While the latest OECD global employment outlook report reveals that Japan is finally making a major progress in reducing its total working hours, for those of us living here, it takes a simple train ride to notice a different reality. Glasses tilted, people dropping their phones after dozing off on the comfortably bouncing long commute to and from work, worn out faces and impressive marathons through stations in a desperate attempt to catch the last train (because after work drinking sessions are also part of the job!), it is sadly noticeable: Japan is an exhausted nation.
On the flip side of this, however, there is also another reality: it is exactly due to this pervasive social concern that Japan has continued to stand at the forefront of stress relief research and development, annually releasing dozens of commercial products and academic studies to help its nation stand on its feet.
Venex, a venture company based in Kanagawa Prefecture, is one of those pioneering visionaries, and its mission to help Japan and the world find a solution to exhaustion and better quality rest has taken the company farther than it could have ever imagined.
“Since the very beginning, we had a very clear idea of what we wanted to achieve,” says Venex vice president Dr. Hideki Katano during a recent interview at the company’s office in Atsugi. He had just briefly returned to Japan from Europe, where he typically spends half of the year working at Venex’ subsidiary company in Germany, Venex Europe GmbH.
“We wanted to expand the global regeneration market and find a solution to the growing problem of exhaustion in a sustainable, yet simple and user-friendly way,” he explains.
Coming from very different backgrounds — Dr. Katano, a paramedical staff and researcher, Taiichi Nakamura, a caregiver at a facility for the elderly, and Shigenobu Hoshi, a sales director — the three founders of Venex came together in 2005 in search of a solution. It was initially Nakamura’s experience in caregiving that helped the trio narrow down the concept of their business plan. During the many years of his work helping bedridden patients, he had been aware that many people were suffering from severe bedsores. A continuous lack of movement causes poor blood circulation and, in extreme cases, leads to cell damage. The three began thinking that if they could invent a material that would improve blood circulation just by touching the skin, it would help millions of bedridden people, as well as those carers responsible for massaging and moving the patients every three hours to prevent blood clots.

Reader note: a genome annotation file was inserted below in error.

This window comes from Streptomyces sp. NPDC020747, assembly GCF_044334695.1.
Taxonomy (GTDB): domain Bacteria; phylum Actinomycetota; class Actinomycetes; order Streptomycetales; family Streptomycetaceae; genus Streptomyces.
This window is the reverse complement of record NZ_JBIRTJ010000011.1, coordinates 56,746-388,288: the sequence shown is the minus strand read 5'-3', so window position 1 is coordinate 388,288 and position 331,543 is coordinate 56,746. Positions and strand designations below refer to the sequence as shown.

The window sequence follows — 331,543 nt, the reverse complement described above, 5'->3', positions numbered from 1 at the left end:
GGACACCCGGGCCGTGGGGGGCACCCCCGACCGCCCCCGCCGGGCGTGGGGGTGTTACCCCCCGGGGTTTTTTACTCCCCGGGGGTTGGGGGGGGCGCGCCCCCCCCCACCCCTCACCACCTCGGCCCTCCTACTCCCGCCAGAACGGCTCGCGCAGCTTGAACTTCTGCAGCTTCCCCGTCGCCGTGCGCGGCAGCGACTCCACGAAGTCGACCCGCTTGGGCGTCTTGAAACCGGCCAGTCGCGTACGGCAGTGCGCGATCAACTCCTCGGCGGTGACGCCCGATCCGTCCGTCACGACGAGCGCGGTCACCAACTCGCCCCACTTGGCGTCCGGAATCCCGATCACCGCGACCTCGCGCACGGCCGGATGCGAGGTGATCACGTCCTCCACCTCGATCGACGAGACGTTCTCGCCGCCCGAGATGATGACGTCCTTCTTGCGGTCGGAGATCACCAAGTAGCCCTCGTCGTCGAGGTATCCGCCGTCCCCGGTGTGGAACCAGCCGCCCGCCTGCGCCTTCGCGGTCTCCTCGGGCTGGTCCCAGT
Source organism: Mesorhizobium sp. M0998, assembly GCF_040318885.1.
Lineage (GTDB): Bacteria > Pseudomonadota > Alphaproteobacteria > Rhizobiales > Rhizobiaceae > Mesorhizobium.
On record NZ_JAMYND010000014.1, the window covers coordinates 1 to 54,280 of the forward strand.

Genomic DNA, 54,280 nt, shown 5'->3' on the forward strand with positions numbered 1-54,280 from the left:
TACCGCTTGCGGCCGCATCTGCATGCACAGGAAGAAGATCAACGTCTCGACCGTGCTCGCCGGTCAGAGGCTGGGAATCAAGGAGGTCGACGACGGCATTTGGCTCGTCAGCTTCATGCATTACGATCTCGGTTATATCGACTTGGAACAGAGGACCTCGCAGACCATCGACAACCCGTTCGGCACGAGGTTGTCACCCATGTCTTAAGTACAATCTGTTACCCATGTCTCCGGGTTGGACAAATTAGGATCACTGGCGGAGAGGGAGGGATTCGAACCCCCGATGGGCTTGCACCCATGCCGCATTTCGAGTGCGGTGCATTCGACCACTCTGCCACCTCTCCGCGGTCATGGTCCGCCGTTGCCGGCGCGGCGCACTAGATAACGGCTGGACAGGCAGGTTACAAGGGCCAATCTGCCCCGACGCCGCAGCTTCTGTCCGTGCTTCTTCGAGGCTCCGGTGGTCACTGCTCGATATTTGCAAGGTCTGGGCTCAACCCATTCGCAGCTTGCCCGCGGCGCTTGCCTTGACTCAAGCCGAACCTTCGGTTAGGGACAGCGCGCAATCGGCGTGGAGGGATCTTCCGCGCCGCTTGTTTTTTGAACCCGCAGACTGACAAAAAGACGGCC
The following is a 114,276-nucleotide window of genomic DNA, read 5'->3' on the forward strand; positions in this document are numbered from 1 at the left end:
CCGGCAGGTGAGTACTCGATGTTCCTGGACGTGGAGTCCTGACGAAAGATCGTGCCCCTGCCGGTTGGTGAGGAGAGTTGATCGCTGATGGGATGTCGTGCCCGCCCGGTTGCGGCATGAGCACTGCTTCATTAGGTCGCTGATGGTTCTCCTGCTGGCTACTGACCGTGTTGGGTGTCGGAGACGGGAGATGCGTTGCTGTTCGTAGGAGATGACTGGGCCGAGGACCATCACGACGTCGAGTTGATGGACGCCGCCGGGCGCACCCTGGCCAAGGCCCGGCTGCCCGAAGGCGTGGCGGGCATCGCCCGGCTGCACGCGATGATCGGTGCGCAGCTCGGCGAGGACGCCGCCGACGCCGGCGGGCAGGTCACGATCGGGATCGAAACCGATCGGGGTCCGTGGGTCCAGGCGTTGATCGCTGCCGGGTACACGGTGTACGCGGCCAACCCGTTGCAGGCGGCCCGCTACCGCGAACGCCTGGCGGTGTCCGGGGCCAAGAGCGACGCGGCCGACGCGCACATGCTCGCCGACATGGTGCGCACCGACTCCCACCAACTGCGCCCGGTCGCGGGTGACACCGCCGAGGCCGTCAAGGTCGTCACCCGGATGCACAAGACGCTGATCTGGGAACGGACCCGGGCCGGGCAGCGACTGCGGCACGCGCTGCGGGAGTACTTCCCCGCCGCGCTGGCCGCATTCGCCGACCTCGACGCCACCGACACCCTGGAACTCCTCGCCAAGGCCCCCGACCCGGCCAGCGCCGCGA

Thanks to Dr. Katano’s medical research background, the company began searching for hints in nanosized minerals that could be kneaded into the fiber strings, which as a result would lead to an improved blood circulation and regeneration.
Simply by wearing the clothes, users would report better sleep, lessened exhaustion and increased relaxation.
After a year and a half of various experiments, the newly formed team found that a certain combination of platinum-mixed minerals and polyester fibers continuously showed stable results in stimulating the parasympathetic nerve activity, increasing the blood circulation, relaxing the muscles and as a secondary effect, improving the quality of sleep and strengthening the immune system. The team called the new invention "platinum harmonized technology" (PHT), based on which they developed their patented V-TEX® Regeneration Fibre.
“In the beginning, we used the technology to make bed sheets that would assist at care facilities,” Dr. Katano explains. “But the production cost was high and therefore, the product itself became far too expensive for care facilities.”
Despite their efforts to promote the product, it wasn’t successful and the trio found themselves caught at a dead end.
From caregiving to Recovery Wear and going global
But just as the business was starting to look grim, in 2009, Venex joined what turned out to be a fateful health and beauty goods fair in Japan.
“We were by chance introduced to the idea that our products could be beneficial in the sports industry,” Dr. Katano recalls. “It was something we hadn’t considered earlier, but began to research right away.”